Thoughts on philoSOPHIA 2011 #3: Nietzsche, Beauvoir, and Repetition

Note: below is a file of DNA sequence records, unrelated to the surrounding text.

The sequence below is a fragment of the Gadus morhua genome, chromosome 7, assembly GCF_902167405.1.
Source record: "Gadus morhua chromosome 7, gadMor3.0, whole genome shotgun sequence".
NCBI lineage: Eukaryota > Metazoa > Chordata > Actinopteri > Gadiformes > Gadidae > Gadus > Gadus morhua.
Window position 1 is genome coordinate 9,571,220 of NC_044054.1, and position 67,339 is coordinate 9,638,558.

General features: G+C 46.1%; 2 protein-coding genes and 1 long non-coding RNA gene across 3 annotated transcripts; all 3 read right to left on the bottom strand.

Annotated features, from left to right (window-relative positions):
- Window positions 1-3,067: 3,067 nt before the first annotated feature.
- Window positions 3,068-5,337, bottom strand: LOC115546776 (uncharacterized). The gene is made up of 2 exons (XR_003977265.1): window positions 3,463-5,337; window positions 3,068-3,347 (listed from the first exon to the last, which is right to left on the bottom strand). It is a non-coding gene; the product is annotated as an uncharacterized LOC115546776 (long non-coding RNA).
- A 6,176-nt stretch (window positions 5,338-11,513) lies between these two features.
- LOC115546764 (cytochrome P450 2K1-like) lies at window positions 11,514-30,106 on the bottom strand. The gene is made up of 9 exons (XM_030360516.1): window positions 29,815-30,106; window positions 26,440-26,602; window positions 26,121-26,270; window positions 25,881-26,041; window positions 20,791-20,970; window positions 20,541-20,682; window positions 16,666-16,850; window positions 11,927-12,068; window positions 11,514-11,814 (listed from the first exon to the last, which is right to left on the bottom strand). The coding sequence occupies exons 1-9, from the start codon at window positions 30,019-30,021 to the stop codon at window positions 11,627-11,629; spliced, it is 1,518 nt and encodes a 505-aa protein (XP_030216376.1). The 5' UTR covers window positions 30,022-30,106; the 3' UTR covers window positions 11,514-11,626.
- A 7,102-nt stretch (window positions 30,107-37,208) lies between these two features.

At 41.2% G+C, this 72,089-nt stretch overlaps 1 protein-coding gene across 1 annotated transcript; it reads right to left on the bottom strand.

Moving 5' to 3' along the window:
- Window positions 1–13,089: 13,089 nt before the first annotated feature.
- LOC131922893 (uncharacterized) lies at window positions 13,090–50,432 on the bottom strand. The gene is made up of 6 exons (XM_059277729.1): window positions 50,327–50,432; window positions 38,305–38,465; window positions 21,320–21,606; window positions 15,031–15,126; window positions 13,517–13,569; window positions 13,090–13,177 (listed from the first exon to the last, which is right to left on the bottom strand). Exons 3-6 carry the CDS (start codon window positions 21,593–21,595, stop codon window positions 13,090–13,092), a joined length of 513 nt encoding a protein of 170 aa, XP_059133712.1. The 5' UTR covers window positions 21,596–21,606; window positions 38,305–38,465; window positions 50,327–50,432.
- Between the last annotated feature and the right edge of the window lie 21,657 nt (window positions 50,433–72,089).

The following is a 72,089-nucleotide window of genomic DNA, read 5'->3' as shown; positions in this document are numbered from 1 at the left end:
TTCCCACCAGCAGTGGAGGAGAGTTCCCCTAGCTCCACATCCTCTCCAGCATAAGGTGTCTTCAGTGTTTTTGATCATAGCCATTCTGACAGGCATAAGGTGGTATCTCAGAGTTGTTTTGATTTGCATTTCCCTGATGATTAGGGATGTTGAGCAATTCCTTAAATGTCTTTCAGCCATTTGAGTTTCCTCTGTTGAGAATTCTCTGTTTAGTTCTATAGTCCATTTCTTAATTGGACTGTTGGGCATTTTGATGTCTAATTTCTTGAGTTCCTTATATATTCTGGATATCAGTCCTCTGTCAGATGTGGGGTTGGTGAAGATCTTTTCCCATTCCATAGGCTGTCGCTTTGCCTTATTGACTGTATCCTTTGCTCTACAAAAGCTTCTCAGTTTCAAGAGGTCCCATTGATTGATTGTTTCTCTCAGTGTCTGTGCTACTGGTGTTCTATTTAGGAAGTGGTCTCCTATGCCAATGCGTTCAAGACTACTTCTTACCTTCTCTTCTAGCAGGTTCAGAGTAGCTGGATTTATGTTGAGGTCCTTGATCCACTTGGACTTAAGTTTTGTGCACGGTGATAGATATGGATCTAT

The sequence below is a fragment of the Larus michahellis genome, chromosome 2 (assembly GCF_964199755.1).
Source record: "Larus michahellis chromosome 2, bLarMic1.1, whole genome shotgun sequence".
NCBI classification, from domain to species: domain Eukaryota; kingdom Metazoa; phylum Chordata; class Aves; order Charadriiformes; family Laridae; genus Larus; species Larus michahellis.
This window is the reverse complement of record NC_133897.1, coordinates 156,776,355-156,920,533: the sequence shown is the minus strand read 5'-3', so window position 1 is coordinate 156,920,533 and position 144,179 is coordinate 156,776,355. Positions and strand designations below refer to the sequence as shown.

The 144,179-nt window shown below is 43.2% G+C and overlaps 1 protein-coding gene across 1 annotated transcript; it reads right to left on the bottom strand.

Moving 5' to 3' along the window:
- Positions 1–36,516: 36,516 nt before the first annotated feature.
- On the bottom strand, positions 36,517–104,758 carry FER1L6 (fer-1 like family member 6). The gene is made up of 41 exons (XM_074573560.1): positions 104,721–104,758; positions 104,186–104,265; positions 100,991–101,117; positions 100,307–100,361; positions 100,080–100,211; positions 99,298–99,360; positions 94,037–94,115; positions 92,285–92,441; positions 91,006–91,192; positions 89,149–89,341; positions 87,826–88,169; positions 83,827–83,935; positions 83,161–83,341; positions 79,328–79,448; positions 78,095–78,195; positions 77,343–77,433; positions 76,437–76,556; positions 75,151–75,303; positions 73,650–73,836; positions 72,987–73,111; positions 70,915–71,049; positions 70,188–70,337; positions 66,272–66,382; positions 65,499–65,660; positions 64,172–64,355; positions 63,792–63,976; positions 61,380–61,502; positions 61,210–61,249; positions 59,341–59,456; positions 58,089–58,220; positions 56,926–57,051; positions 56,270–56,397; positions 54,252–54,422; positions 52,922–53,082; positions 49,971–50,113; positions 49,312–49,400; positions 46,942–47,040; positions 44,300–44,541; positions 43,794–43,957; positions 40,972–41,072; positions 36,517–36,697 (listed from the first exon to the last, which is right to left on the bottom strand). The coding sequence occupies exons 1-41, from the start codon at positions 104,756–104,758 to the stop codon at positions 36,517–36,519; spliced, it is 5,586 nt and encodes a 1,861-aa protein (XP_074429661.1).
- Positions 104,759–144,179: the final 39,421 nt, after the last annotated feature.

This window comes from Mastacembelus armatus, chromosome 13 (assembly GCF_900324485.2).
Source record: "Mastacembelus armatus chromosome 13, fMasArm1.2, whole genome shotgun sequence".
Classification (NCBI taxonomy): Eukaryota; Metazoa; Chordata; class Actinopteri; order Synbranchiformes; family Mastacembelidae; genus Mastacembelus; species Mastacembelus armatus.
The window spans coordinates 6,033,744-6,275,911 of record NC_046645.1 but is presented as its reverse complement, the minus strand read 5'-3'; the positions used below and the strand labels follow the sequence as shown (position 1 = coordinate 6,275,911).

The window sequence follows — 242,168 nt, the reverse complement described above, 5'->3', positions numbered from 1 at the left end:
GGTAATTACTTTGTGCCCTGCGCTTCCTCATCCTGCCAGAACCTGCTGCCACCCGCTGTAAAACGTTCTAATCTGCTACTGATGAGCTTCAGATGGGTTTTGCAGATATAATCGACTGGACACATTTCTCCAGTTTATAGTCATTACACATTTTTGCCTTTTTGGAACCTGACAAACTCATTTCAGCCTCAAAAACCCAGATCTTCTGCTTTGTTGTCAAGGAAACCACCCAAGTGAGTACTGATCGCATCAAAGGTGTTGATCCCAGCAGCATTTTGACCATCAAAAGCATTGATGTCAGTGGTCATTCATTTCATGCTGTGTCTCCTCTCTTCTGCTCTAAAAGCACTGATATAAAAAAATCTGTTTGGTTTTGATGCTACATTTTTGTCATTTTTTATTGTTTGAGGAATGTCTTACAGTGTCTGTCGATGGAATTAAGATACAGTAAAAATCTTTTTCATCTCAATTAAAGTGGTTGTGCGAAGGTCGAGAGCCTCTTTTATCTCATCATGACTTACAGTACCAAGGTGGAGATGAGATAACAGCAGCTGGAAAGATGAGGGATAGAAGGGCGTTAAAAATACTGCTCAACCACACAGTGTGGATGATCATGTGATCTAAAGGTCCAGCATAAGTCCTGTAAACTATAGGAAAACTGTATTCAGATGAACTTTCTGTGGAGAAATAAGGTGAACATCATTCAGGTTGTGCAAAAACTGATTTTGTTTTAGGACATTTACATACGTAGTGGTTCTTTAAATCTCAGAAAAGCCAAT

Elaine Miller gave a super-interesting paper on repetition in Nietzsche and Beauvoir. She finds in both a contrast between inauthentic, lazy conceptions of repetition (I’ll call this lazy repetition), and rigorous, accurate accounts of repetition (I’ll call this real repetition). Lazy repetition is the idea that repetition is the lack of progress; it is a distinctly Enlightenment, European notion of repetition. Real repetition is like the eternal return: it acknowledges that repetition happens, but repetition is not seen as a hindrance, but a necessity. What is particularly interesting to me is the way this lazy/real distinction mirrors distinctions that African-American Studies scholars make between Western and Afro-diasporic concepts of repetition. Tricia Rose talks about this in Black Noise, where she summarizes James Snead’s work on the topic. Western culture tends to, in Rose’s words, “secret” repetition: it disguises repetition as development, as progress towards some goal. So, for example, in sonata form, the recapitulation, er, repeats, the exposition, but because it concludes on a root-position tonic in obligatory register, it is seen as somehow a “development” on/from the exposition. Afro-diasporic cultures privilege repetition as a site of creativity, agency, and, well, the creation (rather than the lack of) difference and development. Hence the importance of looping, for example, in 20th C black musics like disco, house, techno, and hip hop. Miller’s paper shows that Nietzsche and Beauvoir make a similar critique of traditional Western (mis)conceptions of repetition, and offer European-based theories of repetition that are complimentary to those found in Afro-diasporic musical practices. Interestingly, especially in Beauvoir’s mid-20th-c case, it is perhaps the increasing influence of Afro-diasporic “soft power” on Euro-Western culture that makes such a critique more plausible?